The program will target teachers in schools that are not served by other enrichment programs, including other Teaching American History programs. We will identify other under-performing schools and schools with a preponderance of under-trained teachers. The grant will also enable us to build on relationships and experience developed over many years between schools and the participating cultural organizations.

For more information, call the Gotham Center Education Office at 212-817-8467 or email gothamed@gc.cuny.edu or juliemaurer@nyc.rr.com

To see the Chancellor Klein's press release announcing this grant CLICK HERE.

History, First Hand (Teaching American History Project 2001)

In October 2001, the Gotham Center received a prestigious three-year grant from the U. S. Department of Education. The History, First Hand project, a partnership with Community School District One (CSD One) and City Lore on the Lower East Side of Manhattan, is an innovative model of professional development designed to raise student achievement by improving teachers' knowledge, understanding, and awareness of American history. The research-based program was developed to make the study of history more engaging for teachers and students in 3rd to 8th grades. The project enables teachers to teach American history as a distinct subject within the core curriculum and aids teachers in their quest to raise basic student literacy skills. In all phases of the project, teachers and students learn to use the Internet as a research tool and develop digital projects.

Over the course of the grant, the Gotham Center and their partners developed and implemented four teacher courses focusing on different themes in American history, with a special emphasis on the history of New York City. These courses exposed CSD One teachers to various aspects of New York's history; they provided opportunities for integrating New York City themes into the core curriculum; and they familiarized teachers with new strategies and teaching methods for their classrooms. The courses encouraged teachers to focus on the full range of primary resources available for historical research: newspaper accounts, diaries, letters, census and other manuscript records, maps, autobiographies, fiction, poetry, accounts by journalists, art. The first course, "New York Challenged," held in Spring 2002, focused on adversities that the city has faced throughout its history, including the Draft Riots and the Triangle Shirtwaist Fire. The second course, "New York at Work and Play, 1940s-1950s," held in Fall 2002, dealt with the ways in which labor and leisure have played defining roles in the city's past. The third course, "New York: Family and Community," held in Spring 2003, dealt with the changing structure of New York families, including the role of ethnicity, class, and race on family dynamics. For more information, CLICK HERE.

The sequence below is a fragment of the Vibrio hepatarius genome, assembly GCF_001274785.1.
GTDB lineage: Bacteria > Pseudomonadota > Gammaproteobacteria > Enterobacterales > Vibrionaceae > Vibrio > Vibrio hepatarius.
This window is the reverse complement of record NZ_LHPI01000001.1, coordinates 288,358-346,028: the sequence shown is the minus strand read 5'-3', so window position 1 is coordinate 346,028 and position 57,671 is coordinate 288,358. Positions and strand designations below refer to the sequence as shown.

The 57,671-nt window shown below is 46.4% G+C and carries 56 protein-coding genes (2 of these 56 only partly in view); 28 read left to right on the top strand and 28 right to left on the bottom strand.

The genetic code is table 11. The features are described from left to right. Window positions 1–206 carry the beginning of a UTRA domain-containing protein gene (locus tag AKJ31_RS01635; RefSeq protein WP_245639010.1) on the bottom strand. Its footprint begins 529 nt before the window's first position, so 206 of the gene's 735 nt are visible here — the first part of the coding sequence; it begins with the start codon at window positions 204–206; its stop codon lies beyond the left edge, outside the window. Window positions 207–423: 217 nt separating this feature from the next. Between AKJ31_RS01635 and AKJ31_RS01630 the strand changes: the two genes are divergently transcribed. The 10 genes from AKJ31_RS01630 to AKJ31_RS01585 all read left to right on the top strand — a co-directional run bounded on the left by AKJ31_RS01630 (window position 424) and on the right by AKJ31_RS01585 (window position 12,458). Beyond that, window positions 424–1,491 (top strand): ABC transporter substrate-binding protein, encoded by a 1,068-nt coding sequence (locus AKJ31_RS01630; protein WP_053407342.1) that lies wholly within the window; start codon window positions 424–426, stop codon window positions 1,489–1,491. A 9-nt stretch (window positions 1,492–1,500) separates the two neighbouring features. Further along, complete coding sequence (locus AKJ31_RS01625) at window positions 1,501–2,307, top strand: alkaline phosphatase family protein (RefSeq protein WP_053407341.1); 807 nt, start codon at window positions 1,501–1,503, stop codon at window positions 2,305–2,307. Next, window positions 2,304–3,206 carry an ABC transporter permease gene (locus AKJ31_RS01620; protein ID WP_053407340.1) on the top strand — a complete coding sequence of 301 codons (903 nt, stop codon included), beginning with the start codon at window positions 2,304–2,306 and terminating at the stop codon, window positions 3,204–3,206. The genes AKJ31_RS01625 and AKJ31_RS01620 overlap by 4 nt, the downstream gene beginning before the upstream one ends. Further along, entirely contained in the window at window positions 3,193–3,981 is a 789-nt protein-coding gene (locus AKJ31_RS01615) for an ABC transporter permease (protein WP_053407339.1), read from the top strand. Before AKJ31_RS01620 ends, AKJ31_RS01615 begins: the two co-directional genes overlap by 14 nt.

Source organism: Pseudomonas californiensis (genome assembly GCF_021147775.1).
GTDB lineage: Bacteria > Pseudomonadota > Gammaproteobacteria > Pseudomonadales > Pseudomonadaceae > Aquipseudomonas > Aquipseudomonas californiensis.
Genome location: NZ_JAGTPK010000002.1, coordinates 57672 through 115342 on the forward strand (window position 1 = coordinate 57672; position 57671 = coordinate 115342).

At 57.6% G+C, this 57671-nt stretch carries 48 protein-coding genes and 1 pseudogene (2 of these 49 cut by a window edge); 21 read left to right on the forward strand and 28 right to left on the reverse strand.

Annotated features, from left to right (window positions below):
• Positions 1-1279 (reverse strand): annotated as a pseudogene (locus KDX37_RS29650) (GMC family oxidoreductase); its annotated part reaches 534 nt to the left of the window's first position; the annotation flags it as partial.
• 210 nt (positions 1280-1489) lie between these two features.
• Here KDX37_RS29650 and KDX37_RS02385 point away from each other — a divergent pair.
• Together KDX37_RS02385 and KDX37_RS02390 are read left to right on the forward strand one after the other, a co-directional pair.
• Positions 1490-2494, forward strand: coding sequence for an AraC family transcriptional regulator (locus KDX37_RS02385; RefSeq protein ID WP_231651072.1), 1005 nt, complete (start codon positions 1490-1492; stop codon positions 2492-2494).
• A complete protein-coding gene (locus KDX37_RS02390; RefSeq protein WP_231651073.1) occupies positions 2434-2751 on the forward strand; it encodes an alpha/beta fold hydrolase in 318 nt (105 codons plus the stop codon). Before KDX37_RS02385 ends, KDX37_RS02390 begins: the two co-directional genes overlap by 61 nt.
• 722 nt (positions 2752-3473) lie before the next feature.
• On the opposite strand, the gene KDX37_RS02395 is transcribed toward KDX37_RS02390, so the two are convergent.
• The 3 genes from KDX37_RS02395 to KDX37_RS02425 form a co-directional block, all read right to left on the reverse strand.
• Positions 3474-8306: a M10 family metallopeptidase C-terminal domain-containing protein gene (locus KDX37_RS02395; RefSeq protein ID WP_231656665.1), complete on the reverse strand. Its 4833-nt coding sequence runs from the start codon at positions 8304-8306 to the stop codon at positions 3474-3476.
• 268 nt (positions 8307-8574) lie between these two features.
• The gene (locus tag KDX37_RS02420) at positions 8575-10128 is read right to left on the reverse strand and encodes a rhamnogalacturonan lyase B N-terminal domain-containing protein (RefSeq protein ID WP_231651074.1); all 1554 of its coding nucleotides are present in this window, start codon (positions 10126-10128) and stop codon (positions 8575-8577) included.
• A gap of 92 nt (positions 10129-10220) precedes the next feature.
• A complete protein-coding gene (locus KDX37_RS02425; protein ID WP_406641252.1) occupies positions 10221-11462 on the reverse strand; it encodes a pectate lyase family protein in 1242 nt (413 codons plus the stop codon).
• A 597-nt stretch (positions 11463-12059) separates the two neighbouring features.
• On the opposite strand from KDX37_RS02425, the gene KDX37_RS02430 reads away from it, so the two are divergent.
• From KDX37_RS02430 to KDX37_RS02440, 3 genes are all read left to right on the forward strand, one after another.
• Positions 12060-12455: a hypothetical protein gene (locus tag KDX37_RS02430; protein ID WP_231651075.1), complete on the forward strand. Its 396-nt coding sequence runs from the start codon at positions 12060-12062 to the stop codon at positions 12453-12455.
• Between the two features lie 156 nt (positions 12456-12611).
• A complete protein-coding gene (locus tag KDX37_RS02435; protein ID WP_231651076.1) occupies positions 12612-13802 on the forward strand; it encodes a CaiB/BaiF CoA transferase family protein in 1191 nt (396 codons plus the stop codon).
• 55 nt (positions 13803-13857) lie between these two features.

In addition to courses, the History, First Hand partnership included:

-- A mentorship program in which select Community School District One teachers were mentored in their classrooms to develop and field test project ideas for dissemination
-- The future publication History, First Hand, a curriculum resource, issued both in print and online with project ideas, lesson plans, and teaching methods
-- Citywide events such as the Gotham Center's Teaching History Conference held on May 9-10, 2003.

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2001 Teaching American
History Project

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The Gotham Center for New York City History
The Graduate Center, The City University of New York, Room 6103
365 Fifth Avenue, New York, NY 10016-4309
Telephone: 212-817-8460
FAX: 212-817-1541
E-mail: gotham@gc.cuny.edu